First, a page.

Verbal Oatmeal

At the age of 12 I had become an incessant chatterbox, often to the irritation of my dad, Chubby.

One Sunday afternoon in 1960 I was in Dad’s home office fumbling with some of the gadgets on his desk, rambling on about my Heathkit Ham radio. 

Chubby was quiet and focused, pensively writing real estate ads. Suddenly, with an absence of emotion and without looking up, he said, “No oatmeal.”

Was he hungry? Did Mom forget to pick up oatmeal?

Whatever his point, I disregarded the comment and continued to blather. 

At that point Chubby looked up, took off his glasses and reprimanded, “No oatmeal!”

Again with the oatmeal? Was Pop off his rocker?

Then he said, “Greg, you’re driving me nuts. Stop babbling. Say it with brevity or don’t say it at all.”

He continued, “If you can’t say it with brevity you don’t know it with clarity. It’s verbal oatmeal.” 

Wow, I thought. Pretty harsh. Remember, I was just 12.

Chubby then reached across his desk and grabbed a small hourglass paperweight.

“This is a one minute timer,” he said. “For twenty minutes you’ve been going on and on about your new ham radio. When I turn the hourglass over you’ve got one minute to explain why a ham radio can transmit waves around the world when a normal radio can’t. Go.”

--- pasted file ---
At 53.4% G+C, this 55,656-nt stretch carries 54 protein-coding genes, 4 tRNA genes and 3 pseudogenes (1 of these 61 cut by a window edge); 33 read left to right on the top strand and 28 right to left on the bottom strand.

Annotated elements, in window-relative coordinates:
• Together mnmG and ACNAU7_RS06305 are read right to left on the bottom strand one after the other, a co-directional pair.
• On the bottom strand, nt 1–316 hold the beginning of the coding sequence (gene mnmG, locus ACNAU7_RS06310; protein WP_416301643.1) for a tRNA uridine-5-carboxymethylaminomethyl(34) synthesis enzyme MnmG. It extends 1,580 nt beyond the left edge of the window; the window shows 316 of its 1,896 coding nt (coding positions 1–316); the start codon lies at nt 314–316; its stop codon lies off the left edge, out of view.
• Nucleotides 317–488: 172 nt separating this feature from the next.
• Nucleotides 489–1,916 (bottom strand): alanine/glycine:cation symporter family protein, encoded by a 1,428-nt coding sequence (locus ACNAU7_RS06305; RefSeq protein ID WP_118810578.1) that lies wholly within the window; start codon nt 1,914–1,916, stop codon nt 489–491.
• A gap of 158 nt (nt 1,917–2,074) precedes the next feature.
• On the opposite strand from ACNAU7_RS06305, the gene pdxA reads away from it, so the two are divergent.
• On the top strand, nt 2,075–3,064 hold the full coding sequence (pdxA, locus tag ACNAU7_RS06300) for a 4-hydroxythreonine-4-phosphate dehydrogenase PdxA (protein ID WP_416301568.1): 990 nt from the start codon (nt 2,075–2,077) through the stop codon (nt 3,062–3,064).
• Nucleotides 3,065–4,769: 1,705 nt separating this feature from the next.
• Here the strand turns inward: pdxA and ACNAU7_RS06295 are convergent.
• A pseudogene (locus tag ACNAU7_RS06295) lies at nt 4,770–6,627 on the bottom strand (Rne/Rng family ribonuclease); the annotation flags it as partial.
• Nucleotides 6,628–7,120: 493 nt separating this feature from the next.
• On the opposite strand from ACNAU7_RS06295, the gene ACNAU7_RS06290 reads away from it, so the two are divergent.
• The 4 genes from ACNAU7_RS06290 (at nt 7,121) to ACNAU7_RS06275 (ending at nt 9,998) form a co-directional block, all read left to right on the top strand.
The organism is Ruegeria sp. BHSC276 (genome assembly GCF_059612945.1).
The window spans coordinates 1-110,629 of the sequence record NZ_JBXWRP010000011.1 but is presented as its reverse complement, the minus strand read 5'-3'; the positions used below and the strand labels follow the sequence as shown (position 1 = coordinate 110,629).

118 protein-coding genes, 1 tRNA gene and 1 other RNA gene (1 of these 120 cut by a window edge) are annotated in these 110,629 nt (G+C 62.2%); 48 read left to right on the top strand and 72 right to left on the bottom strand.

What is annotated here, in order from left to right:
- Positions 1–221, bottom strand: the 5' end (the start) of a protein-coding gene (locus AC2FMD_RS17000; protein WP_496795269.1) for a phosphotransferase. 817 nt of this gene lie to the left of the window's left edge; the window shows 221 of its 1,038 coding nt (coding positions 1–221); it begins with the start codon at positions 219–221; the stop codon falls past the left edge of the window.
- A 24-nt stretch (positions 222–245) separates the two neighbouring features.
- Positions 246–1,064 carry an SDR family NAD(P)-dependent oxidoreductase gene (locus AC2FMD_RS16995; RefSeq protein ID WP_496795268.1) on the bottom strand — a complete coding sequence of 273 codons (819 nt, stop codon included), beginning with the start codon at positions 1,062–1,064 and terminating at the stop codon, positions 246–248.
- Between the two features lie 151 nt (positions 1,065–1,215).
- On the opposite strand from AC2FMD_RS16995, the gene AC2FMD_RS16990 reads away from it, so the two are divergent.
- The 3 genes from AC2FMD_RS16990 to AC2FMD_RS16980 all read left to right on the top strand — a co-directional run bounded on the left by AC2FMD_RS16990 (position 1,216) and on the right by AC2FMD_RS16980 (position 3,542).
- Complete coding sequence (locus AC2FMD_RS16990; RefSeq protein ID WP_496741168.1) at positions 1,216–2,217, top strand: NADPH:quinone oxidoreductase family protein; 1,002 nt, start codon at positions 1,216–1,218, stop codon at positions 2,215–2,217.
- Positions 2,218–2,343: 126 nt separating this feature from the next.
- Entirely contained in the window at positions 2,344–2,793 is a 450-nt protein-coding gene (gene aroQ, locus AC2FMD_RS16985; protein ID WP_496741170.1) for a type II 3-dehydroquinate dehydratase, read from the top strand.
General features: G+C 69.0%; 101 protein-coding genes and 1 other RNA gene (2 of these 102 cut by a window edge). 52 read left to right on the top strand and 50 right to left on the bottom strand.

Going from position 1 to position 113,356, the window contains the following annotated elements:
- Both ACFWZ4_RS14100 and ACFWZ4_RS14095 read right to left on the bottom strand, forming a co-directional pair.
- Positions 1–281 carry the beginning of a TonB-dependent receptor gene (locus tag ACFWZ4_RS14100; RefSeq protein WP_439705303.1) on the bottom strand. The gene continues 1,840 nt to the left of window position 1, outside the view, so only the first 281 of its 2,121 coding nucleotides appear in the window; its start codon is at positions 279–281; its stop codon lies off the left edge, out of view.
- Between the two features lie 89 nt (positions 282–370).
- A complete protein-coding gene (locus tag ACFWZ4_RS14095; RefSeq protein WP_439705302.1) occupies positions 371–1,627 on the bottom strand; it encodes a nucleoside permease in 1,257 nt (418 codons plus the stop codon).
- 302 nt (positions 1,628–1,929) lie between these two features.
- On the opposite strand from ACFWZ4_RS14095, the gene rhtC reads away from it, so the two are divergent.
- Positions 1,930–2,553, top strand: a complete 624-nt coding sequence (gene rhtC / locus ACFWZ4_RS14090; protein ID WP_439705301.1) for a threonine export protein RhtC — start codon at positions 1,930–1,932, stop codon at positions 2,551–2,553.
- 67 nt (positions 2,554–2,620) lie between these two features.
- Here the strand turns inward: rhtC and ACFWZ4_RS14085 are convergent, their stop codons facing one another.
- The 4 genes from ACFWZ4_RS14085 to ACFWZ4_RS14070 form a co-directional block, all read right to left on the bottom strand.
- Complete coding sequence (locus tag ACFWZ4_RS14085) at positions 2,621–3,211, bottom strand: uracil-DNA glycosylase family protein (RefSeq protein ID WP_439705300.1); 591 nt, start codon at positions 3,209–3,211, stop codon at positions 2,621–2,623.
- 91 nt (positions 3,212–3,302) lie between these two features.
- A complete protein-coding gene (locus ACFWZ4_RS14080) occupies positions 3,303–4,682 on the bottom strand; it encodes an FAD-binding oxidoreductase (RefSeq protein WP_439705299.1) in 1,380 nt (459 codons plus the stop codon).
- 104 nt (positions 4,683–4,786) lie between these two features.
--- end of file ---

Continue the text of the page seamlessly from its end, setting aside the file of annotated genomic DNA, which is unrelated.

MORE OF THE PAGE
My mind went numb. I stammered through a choppy explanation. I didn’t have a clear understanding, so I couldn’t give a clear explanation.

No clarity = No brevity = Verbal oatmeal. 

How often has your mind wandered while someone was talking to you? They drone on and on saying the same thing repeatedly. It’s verbal oatmeal.  

Verbal oatmeal causes our minds to wander. Boredom ensues. We mentally mute out. Often, we interrupt them to get them to stop. 

Do you spew verbal oatmeal too? Here are a few tips from for being crisp, concise, and compelling in your conversations:

Think Before You Speak. Chubby used to say, “Never pick up the phone or walk into a meeting without knowing precisely what you want to say (and accomplish) through the conversation.”

Be Succinct. Make your points with as few words as possible. Avoid using complicated words, run on sentences, and irrelevant information.

Gauge Your Audience. Not everyone has the same knowledge or background as you. Sometimes you will need to “dumb it down” to ensure you can be easily understood by your listeners.

Friendly Versus Formal. You wouldn’t speak to an executive at your company the same way you would speak to a close friend or family member. Knowing when to clean it up or slang it down is key to speaking the right “dialect” with different people.

Tailor Your Tone. People are drawn to voices that sound like theirs. If the person you are talking to is soft spoken, emulate that, and vice versa. This is why people naturally use a softer, slower tone when speaking to toddlers. 

Use Inflection. Emphasize important points by increasing your volume. This technique focuses attention on the key details of what you are explaining.

Speak With Confidence. If you don’t believe in what you’re saying, they won’t either. Establish credibility and authority by avoiding hesitation, minimizing vocal tics, and maintaining eye contact.

Those seven tips can be summed up as follows: 

Brief and brilliant beats big and bloated.

Too many people talk too much and say too little. 

It’s verbal oatmeal.